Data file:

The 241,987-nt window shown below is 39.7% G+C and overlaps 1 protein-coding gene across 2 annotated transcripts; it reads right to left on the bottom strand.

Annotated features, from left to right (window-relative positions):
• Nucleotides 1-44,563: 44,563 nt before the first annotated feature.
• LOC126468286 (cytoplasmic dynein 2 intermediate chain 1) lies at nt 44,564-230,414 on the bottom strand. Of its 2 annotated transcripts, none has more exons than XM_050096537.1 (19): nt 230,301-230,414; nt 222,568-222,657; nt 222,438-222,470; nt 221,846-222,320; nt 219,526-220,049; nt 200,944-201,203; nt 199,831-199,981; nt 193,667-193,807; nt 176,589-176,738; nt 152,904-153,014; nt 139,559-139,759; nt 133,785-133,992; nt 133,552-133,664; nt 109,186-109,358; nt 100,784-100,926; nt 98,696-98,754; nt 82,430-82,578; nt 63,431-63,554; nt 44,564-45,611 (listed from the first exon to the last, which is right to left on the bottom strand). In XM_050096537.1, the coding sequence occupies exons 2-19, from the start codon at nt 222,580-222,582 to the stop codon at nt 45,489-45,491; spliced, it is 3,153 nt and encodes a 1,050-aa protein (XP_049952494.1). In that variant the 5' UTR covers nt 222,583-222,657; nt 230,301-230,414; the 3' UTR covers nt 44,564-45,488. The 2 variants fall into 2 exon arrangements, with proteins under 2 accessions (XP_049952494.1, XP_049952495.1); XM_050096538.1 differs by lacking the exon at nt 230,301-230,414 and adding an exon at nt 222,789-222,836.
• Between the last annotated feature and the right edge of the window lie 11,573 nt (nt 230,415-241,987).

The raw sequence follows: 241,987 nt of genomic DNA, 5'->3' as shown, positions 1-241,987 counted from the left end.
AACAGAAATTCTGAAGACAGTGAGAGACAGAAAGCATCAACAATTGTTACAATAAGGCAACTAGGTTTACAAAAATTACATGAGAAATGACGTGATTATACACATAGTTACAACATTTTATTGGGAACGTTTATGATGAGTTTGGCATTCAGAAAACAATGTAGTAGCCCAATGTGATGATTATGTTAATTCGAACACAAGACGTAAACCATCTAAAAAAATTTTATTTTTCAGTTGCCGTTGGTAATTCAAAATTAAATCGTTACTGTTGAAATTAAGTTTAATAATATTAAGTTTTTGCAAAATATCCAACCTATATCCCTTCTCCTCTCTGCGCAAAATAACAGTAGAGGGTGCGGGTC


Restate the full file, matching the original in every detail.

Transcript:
The 241,987-nt window shown below is 39.7% G+C and overlaps 1 protein-coding gene across 2 annotated transcripts; it reads right to left on the bottom strand.

Annotated features, from left to right (window-relative positions):
• Nucleotides 1-44,563: 44,563 nt before the first annotated feature.
• LOC126468286 (cytoplasmic dynein 2 intermediate chain 1) lies at nt 44,564-230,414 on the bottom strand. Of its 2 annotated transcripts, none has more exons than XM_050096537.1 (19): nt 230,301-230,414; nt 222,568-222,657; nt 222,438-222,470; nt 221,846-222,320; nt 219,526-220,049; nt 200,944-201,203; nt 199,831-199,981; nt 193,667-193,807; nt 176,589-176,738; nt 152,904-153,014; nt 139,559-139,759; nt 133,785-133,992; nt 133,552-133,664; nt 109,186-109,358; nt 100,784-100,926; nt 98,696-98,754; nt 82,430-82,578; nt 63,431-63,554; nt 44,564-45,611 (listed from the first exon to the last, which is right to left on the bottom strand). In XM_050096537.1, the coding sequence occupies exons 2-19, from the start codon at nt 222,580-222,582 to the stop codon at nt 45,489-45,491; spliced, it is 3,153 nt and encodes a 1,050-aa protein (XP_049952494.1). In that variant the 5' UTR covers nt 222,583-222,657; nt 230,301-230,414; the 3' UTR covers nt 44,564-45,488. The 2 variants fall into 2 exon arrangements, with proteins under 2 accessions (XP_049952494.1, XP_049952495.1); XM_050096538.1 differs by lacking the exon at nt 230,301-230,414 and adding an exon at nt 222,789-222,836.
• Between the last annotated feature and the right edge of the window lie 11,573 nt (nt 230,415-241,987).

The raw sequence follows: 241,987 nt of genomic DNA, 5'->3' as shown, positions 1-241,987 counted from the left end.
AACAGAAATTCTGAAGACAGTGAGAGACAGAAAGCATCAACAATTGTTACAATAAGGCAACTAGGTTTACAAAAATTACATGAGAAATGACGTGATTATACACATAGTTACAACATTTTATTGGGAACGTTTATGATGAGTTTGGCATTCAGAAAACAATGTAGTAGCCCAATGTGATGATTATGTTAATTCGAACACAAGACGTAAACCATCTAAAAAAATTTTATTTTTCAGTTGCCGTTGGTAATTCAAAATTAAATCGTTACTGTTGAAATTAAGTTTAATAATATTAAGTTTTTGCAAAATATCCAACCTATATCCCTTCTCCTCTCTGCGCAAAATAACAGTAGAGGGTGCGGGTC